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Publication numberUS1081673 A
Publication typeGrant
Publication dateDec 16, 1913
Filing dateJan 2, 1913
Priority dateJan 2, 1913
Publication numberUS 1081673 A, US 1081673A, US-A-1081673, US1081673 A, US1081673A
InventorsWillie L E Keuffel
Original AssigneeKeuffel & Esser Co
Export CitationBiBTeX, EndNote, RefMan
External Links: USPTO, USPTO Assignment, Espacenet
US 1081673 A
Abstract  available in
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Claims  available in
Description  (OCR text may contain errors)




Patented Dec. 16, 1913.

, Inventor:




T 0 all whom it may concern:

Be it known that I, WILLIE L. E. KEUFFEL, a citizen of the United States, residing at Hoboken, in the county of Hudson and State of New Jersey, have invented certain new and useful Improvements in Tapes, of which the following is a specification.

This invention relates to tape measures and its novelty consists in the manner of designating the graduations thereon whereby they may be read quickly and without confusion.

Tape measures are graduated in terms of linear measurement; in feet and inches usually where the English system is employed and in meters and centimeters where the French system is employed, each of course with appropriate subdivisions. Assuming such a tape to be graduated in terms of feet and inches the usual subdivision of the inch is into eighths, the half inch being indicated by a line somewhat shorter than that indicating a full inch, the quarter inch being indicated by a yet shorter line and the eighth inch by a still shorter line. When the tape is unrolled and the designation of the nearest foot numeral is not readily visible mistakes frequently occur in reading the actual distance measured. Attempts have been made to avoid this diiiiculty. The French repeat with each subdivision designation the designation of the preceding main division writing the whole distance as though it were a number followed by a decimal. ing or worse than the original; for instance, numbers like 10.01 or 33.03 are continually being misread. Another attempt has been to repeat the number of the main division before each subdivision. With such a tape for example, the one shown in the figure of the drawing, it is evident that the user might as readily read the graduation intended to indicate 43 feet 10 and one-half inches as 10 feet 43 inches or read 44 inches as 11 feet at inches or A l feet 1 inch as 4444: feet 1 inch. Much complaint has been made of the disadvantage of these systems and this has led to the invention which forms the subject matter of this application and in which, while the Specification of Letters Patent.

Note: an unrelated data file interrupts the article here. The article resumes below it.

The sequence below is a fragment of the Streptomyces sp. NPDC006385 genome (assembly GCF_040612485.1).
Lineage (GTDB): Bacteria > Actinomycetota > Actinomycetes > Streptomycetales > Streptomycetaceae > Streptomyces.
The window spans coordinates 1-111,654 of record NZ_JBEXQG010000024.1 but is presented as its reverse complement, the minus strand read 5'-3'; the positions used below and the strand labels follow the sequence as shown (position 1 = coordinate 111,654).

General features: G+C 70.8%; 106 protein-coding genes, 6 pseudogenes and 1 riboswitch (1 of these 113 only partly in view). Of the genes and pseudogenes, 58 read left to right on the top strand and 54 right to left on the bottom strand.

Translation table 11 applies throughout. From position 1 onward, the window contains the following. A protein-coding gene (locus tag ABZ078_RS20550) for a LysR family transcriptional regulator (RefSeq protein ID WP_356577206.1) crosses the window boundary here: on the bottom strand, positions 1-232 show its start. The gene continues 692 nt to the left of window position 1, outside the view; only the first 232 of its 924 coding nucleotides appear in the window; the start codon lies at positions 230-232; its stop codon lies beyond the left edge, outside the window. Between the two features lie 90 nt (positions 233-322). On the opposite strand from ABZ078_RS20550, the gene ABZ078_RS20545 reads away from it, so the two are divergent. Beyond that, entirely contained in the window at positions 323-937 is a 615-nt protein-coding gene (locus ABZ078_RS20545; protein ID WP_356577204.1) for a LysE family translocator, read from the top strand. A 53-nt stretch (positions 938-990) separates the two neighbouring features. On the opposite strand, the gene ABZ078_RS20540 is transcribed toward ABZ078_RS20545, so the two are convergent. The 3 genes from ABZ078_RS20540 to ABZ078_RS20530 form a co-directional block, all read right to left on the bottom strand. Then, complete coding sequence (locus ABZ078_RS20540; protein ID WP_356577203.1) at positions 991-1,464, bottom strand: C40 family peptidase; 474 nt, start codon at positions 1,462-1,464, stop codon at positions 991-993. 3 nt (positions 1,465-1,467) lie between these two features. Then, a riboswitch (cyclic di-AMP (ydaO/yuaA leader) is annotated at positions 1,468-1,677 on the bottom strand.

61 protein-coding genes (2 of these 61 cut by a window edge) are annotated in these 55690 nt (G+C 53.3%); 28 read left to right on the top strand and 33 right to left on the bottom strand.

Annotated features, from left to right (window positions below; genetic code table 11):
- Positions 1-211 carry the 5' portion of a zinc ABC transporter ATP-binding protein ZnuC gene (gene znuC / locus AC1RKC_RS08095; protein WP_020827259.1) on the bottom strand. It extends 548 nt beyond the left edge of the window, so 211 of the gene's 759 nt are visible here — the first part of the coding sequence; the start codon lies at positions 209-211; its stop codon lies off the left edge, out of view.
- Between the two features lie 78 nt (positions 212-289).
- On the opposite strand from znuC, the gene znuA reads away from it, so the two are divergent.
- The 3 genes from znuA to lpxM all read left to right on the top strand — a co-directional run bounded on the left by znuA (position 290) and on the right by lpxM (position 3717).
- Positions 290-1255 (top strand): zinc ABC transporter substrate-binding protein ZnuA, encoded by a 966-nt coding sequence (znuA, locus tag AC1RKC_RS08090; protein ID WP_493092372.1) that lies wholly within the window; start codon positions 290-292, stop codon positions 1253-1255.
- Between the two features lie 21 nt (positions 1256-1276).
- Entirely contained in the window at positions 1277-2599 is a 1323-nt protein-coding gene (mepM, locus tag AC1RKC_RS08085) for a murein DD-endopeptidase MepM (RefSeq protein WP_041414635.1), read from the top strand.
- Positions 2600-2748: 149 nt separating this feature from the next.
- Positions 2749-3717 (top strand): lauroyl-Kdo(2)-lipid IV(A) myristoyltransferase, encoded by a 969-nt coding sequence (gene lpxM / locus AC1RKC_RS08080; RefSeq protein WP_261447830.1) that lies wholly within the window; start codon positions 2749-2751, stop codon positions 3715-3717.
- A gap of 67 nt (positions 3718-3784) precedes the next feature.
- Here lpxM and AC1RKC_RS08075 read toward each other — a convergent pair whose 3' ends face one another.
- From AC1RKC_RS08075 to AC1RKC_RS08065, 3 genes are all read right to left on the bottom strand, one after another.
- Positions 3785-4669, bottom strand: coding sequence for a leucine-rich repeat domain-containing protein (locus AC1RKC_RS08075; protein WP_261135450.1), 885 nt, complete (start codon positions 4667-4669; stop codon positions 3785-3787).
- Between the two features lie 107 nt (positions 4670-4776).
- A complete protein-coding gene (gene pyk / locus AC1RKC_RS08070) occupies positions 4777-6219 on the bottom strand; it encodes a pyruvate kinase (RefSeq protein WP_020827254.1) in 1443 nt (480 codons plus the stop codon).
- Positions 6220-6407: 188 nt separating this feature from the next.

Application filed January 2, 1813.

This, however, is just as confus- Patented Dec. 16, 1913.

Serial No. 739,614.

numerals designating the main divisions are repeated before the subdivisions, they are arranged so as to read in a difi'erent direc tion whereby they simply cannot be confused with the regular and usual numerals designating the graduations. Moreover, as the first subdivision is always in close proximity to the main division the repeating designation for that first subdivision is omitted and this materially helps in the easy reading of the tape.